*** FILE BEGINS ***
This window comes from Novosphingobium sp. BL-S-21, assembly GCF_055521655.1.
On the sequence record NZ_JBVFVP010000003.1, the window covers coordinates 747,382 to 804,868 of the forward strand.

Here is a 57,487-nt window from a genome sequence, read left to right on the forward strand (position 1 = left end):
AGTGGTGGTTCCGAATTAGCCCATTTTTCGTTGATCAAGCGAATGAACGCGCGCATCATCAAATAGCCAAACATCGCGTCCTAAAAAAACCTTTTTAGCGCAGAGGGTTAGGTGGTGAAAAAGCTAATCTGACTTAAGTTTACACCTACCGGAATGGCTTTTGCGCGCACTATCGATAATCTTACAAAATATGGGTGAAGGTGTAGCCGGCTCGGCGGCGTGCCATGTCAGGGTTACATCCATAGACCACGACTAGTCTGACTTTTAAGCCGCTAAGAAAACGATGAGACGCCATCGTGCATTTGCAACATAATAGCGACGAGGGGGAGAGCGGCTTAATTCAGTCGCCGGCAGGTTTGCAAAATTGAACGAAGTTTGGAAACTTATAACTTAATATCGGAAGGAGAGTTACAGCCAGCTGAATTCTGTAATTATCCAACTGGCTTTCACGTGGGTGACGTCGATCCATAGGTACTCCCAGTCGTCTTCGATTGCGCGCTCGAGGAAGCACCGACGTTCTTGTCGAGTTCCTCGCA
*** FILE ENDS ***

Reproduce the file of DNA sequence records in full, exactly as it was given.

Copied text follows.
This window comes from Novosphingobium sp. BL-S-21, assembly GCF_055521655.1.
On the sequence record NZ_JBVFVP010000003.1, the window covers coordinates 747,382 to 804,868 of the forward strand.

Here is a 57,487-nt window from a genome sequence, read left to right on the forward strand (position 1 = left end):
AGTGGTGGTTCCGAATTAGCCCATTTTTCGTTGATCAAGCGAATGAACGCGCGCATCATCAAATAGCCAAACATCGCGTCCTAAAAAAACCTTTTTAGCGCAGAGGGTTAGGTGGTGAAAAAGCTAATCTGACTTAAGTTTACACCTACCGGAATGGCTTTTGCGCGCACTATCGATAATCTTACAAAATATGGGTGAAGGTGTAGCCGGCTCGGCGGCGTGCCATGTCAGGGTTACATCCATAGACCACGACTAGTCTGACTTTTAAGCCGCTAAGAAAACGATGAGACGCCATCGTGCATTTGCAACATAATAGCGACGAGGGGGAGAGCGGCTTAATTCAGTCGCCGGCAGGTTTGCAAAATTGAACGAAGTTTGGAAACTTATAACTTAATATCGGAAGGAGAGTTACAGCCAGCTGAATTCTGTAATTATCCAACTGGCTTTCACGTGGGTGACGTCGATCCATAGGTACTCCCAGTCGTCTTCGATTGCGCGCTCGAGGAAGCACCGACGTTCTTGTCGAGTTCCTCGCA